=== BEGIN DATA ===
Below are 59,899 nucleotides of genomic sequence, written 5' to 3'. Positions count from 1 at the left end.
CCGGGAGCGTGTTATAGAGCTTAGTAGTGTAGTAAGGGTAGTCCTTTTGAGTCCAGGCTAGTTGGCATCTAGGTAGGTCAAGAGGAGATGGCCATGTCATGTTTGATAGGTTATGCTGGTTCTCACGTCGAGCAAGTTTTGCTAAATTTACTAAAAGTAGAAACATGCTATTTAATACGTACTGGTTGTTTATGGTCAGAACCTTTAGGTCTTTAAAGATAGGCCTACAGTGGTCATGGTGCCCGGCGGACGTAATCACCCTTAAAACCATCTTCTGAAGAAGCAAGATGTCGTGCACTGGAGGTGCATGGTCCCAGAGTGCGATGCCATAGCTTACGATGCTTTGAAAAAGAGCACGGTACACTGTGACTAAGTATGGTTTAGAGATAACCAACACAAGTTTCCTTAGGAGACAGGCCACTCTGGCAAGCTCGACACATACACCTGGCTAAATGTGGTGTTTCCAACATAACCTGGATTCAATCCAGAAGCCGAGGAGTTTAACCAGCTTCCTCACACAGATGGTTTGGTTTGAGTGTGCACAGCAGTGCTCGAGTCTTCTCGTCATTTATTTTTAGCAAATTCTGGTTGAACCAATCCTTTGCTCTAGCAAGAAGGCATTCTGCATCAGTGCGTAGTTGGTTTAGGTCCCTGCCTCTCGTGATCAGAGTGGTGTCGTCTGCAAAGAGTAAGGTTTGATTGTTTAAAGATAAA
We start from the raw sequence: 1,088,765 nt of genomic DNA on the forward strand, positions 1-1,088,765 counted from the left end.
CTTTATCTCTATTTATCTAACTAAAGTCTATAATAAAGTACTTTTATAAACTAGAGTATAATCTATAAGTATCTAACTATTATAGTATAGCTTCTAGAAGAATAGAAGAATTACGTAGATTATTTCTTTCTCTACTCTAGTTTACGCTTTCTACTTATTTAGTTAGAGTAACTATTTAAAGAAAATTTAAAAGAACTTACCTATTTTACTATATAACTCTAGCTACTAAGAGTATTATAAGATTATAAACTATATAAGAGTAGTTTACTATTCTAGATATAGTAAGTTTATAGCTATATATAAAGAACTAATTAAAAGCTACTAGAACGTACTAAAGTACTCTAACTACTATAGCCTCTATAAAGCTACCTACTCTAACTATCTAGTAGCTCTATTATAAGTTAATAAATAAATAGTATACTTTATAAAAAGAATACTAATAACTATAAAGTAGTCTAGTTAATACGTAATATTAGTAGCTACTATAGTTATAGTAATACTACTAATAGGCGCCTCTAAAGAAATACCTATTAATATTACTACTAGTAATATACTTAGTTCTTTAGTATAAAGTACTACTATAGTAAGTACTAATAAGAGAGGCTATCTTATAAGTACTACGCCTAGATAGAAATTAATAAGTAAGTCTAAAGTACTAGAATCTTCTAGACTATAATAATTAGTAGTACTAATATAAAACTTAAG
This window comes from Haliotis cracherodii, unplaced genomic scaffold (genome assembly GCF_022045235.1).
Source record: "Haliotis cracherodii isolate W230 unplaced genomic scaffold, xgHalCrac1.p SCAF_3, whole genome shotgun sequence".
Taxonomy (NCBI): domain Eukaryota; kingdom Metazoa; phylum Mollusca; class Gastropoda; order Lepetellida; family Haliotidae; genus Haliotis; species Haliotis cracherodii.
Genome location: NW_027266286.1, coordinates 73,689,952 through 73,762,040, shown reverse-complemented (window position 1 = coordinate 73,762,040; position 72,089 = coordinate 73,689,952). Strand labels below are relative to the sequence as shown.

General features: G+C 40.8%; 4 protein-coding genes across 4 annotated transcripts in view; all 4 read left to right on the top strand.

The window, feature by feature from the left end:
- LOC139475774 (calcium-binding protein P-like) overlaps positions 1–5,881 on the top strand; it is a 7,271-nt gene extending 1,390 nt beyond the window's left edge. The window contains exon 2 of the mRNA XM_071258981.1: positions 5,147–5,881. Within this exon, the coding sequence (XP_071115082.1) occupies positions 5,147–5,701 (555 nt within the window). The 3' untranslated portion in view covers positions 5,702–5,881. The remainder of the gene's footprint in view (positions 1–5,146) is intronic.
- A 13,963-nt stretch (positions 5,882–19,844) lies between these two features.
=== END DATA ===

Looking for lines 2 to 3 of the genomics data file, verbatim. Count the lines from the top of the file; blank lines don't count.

CCGGGAGCGTGTTATAGAGCTTAGTAGTGTAGTAAGGGTAGTCCTTTTGAGTCCAGGCTAGTTGGCATCTAGGTAGGTCAAGAGGAGATGGCCATGTCATGTTTGATAGGTTATGCTGGTTCTCACGTCGAGCAAGTTTTGCTAAATTTACTAAAAGTAGAAACATGCTATTTAATACGTACTGGTTGTTTATGGTCAGAACCTTTAGGTCTTTAAAGATAGGCCTACAGTGGTCATGGTGCCCGGCGGACGTAATCACCCTTAAAACCATCTTCTGAAGAAGCAAGATGTCGTGCACTGGAGGTGCATGGTCCCAGAGTGCGATGCCATAGCTTACGATGCTTTGAAAAAGAGCACGGTACACTGTGACTAAGTATGGTTTAGAGATAACCAACACAAGTTTCCTTAGGAGACAGGCCACTCTGGCAAGCTCGACACATACACCTGGCTAAATGTGGTGTTTCCAACATAACCTGGATTCAATCCAGAAGCCGAGGAGTTTAACCAGCTTCCTCACACAGATGGTTTGGTTTGAGTGTGCACAGCAGTGCTCGAGTCTTCTCGTCATTTATTTTTAGCAAATTCTGGTTGAACCAATCCTTTGCTCTAGCAAGAAGGCATTCTGCATCAGTGCGTAGTTGGTTTAGGTCCCTGCCTCTCGTGATCAGAGTGGTGTCGTCTGCAAAGAGTAAGGTTTGATTGTTTAAAGATAAA
We start from the raw sequence: 1,088,765 nt of genomic DNA on the forward strand, positions 1-1,088,765 counted from the left end.